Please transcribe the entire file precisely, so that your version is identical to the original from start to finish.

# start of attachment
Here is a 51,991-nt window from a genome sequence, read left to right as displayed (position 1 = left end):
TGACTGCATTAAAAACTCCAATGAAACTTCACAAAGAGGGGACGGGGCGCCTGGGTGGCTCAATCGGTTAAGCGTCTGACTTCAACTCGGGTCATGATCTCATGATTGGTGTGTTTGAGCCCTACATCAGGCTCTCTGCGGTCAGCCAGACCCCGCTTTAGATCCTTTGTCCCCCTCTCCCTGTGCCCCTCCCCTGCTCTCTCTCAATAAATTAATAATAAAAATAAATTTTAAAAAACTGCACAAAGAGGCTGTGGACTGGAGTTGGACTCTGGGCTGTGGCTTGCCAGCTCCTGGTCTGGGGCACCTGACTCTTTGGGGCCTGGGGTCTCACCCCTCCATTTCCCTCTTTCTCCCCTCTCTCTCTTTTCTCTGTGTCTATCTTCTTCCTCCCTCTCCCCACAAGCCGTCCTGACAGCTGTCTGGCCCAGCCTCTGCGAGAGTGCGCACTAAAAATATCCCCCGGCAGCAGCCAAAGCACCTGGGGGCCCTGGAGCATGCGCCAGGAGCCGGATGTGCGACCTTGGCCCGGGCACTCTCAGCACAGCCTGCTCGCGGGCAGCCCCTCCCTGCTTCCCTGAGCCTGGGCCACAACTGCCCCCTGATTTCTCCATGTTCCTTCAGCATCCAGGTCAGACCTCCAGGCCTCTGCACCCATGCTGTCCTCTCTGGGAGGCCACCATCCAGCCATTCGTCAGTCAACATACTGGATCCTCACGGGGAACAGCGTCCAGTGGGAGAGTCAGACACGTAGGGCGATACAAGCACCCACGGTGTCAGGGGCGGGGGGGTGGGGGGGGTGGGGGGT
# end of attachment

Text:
Here is a 51,991-nt window from a genome sequence, read left to right as displayed (position 1 = left end):
TGACTGCATTAAAAACTCCAATGAAACTTCACAAAGAGGGGACGGGGCGCCTGGGTGGCTCAATCGGTTAAGCGTCTGACTTCAACTCGGGTCATGATCTCATGATTGGTGTGTTTGAGCCCTACATCAGGCTCTCTGCGGTCAGCCAGACCCCGCTTTAGATCCTTTGTCCCCCTCTCCCTGTGCCCCTCCCCTGCTCTCTCTCAATAAATTAATAATAAAAATAAATTTTAAAAAACTGCACAAAGAGGCTGTGGACTGGAGTTGGACTCTGGGCTGTGGCTTGCCAGCTCCTGGTCTGGGGCACCTGACTCTTTGGGGCCTGGGGTCTCACCCCTCCATTTCCCTCTTTCTCCCCTCTCTCTCTTTTCTCTGTGTCTATCTTCTTCCTCCCTCTCCCCACAAGCCGTCCTGACAGCTGTCTGGCCCAGCCTCTGCGAGAGTGCGCACTAAAAATATCCCCCGGCAGCAGCCAAAGCACCTGGGGGCCCTGGAGCATGCGCCAGGAGCCGGATGTGCGACCTTGGCCCGGGCACTCTCAGCACAGCCTGCTCGCGGGCAGCCCCTCCCTGCTTCCCTGAGCCTGGGCCACAACTGCCCCCTGATTTCTCCATGTTCCTTCAGCATCCAGGTCAGACCTCCAGGCCTCTGCACCCATGCTGTCCTCTCTGGGAGGCCACCATCCAGCCATTCGTCAGTCAACATACTGGATCCTCACGGGGAACAGCGTCCAGTGGGAGAGTCAGACACGTAGGGCGATACAAGCACCCACGGTGTCAGGGGCGGGGGGGTGGGGGGGGTGGGGGGT